Mention that you swam laps or went to a bootcamp and you seem like someone who enjoys, or at least participates in, exercise. Tell someone that you’re heading to yoga, and there’s a whole Goop-adjacent, wellness-infused philosophy of open hips and good vibrations implied.
As the yoga industry has grown—a 2016 study by Yoga Journal found that yogis spend $16.8 billion annually on classes, equipment and yoga gear in the US alone—questions about what yoga should be have started to percolate. Is it a moving meditation? A core workout? A series of body weight exercises? A spiritual practice? All of the above? And should these definitions better reflect our current values system?
This debate is perhaps best embodied in the growing number of voices in the yoga community that are calling for affirmative consent in the studio and on the mat—the idea that before a teacher touches your body they need your explicit, rather than implied, approval. This is not just a #metoo moment for yoga, affirmative consent challenges some fundamental assumptions about the teacher-student relationship.
This dawning awareness of the teacher-student power dynamic has led some studios to offer students a seamless way to opt out of assists—a form of hands-on instruction that can include anything from a teacher gently straightening repositioning your arm, to tugging your hips during downward facing dog, to laying her entire body on yours to “deepen a pose.”
Studios around the country have come up with a variety of strategies that normalize the idea that not everyone wants to be touched all the time, and that some reasons for not wanting to be touched—such as past trauma—are too personal to share with a stranger. Some teachers have students start the class with their eyes closed and ask that anyone who does not want an assist to raise their hand. Others provide small objects, stones or paperclips, to be placed at the top of a mat for anyone who would prefer not to be touched.
Nina Jackson created the Yoga Flipchip, a small bamboo disk students can place at the top of their mat that says “assist” on one side and “no hands-on assist” as a way for teachers and studios to address this issue. She and her husband Giles say that there’s been a surge of interest in affirmative consent in the yoga studio recently. “We’ve seen a great sea change I’d say in the last six months to a year,” Giles says.
While #metoo has made the yoga community more aware of overt abuse, Nina says that Flipchip started because of more subtle issues. She has been a physical therapist for 24 years and a yoga instructor for close to two decades, and a few years ago she started to note an uptick in preventable, yoga-related injuries in her PT practice. As someone who spent a lot of time on a yoga mat herself, she realized that while some of these injuries were from repetition, others could be attributed to a yoga culture constantly pushing students to go deeper and stretch further than their bodies were able to.
“A lot of times it was just a lack of communication between the yoga teacher and the student,” Jackson says. “The students did not feel comfortable telling the teacher they don’t want an assist, because everyone in the class got assists and they thought that was the normal culture and they felt bad raising their hand and saying ‘I don’t really want that.'”
When the Flipchip launched at a Yoga Journal conference in Colorado in 2012, the feedback from yoga students was immediate and positive. Many said to Jackson, “‘Oh my god, I really love this,'” she recalls. “I think this is a brilliant idea, can I have a chip just for me?”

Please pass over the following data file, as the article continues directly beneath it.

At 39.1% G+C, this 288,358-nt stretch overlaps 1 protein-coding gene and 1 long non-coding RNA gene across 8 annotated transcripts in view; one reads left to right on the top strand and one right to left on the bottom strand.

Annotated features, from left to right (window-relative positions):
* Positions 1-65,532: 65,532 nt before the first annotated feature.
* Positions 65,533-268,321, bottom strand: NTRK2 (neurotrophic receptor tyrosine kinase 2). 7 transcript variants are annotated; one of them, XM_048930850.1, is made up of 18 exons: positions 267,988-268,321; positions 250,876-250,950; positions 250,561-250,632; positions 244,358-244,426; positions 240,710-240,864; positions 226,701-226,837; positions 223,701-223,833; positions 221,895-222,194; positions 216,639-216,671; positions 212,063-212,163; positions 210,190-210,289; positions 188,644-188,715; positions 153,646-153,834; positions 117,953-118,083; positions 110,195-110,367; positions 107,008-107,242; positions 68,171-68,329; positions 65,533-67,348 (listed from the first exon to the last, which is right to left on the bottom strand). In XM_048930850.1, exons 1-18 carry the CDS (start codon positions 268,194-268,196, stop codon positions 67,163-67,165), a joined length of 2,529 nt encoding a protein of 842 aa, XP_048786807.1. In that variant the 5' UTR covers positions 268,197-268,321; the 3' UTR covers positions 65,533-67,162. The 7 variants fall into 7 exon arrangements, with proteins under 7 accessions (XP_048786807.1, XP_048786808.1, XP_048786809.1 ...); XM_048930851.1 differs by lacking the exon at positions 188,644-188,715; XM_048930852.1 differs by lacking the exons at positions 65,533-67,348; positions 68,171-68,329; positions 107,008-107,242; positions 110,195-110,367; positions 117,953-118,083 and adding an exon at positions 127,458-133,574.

If you’ve never been to a yoga class, if might not be obvious how easily injuries, and also abuse, can occur. Even when everyone is filled with good intentions, there’s a certain amount of surrender in yoga. Most yoga classes do not encourage students to talk. Once you’re in class it can be exceedingly difficult to speak up in the middle of an otherwise silent room if you are being touched in a way that makes you uncomfortable, or that hurts. And if you’re new to yoga, it can seem like the discomfort is all your fault.
With this in mind, some studios have gone even further and decided to stop assists altogether, in an attempt to create a more positive, and less hierarchical power dynamic between teachers and students. At Portland Power Yoga in Portland, Maine, owner Julie Kiger tried using consent cards, but noticed that a lot of students who had used the card to indicate that they wanted to be assisted had body language that made it clear to her that they did not actually want to be touched.
When she would ask them about that contradiction after class, they would tell her that they felt like they were supposed to want assists from the instructor. She has since eliminated assists, except for students who arrange in advance to work with a second teacher—a sort of private session within a larger class—with a pre- and post-flow consultation about the student’s goals for the session.
“The point is to be able to have a discipline of mindfulness that makes people feel empowered in their body,” says Kiger. “The point is not to perform poses in such a way that is pleasing to the teacher than then makes the student feel like they’re doing a good job.”
Jackson said that while she has received overwhelmingly enthusiastic responses from students. many yoga teachers find her Flipchip concept puzzling. “‘I am so good I can feel what people want, I can feel that they’re not injured, I can feel it, I can put my hands on a person and I can feel exactly what’s going on,'” she says teachers sometimes tell her. “That’s ludicrous.”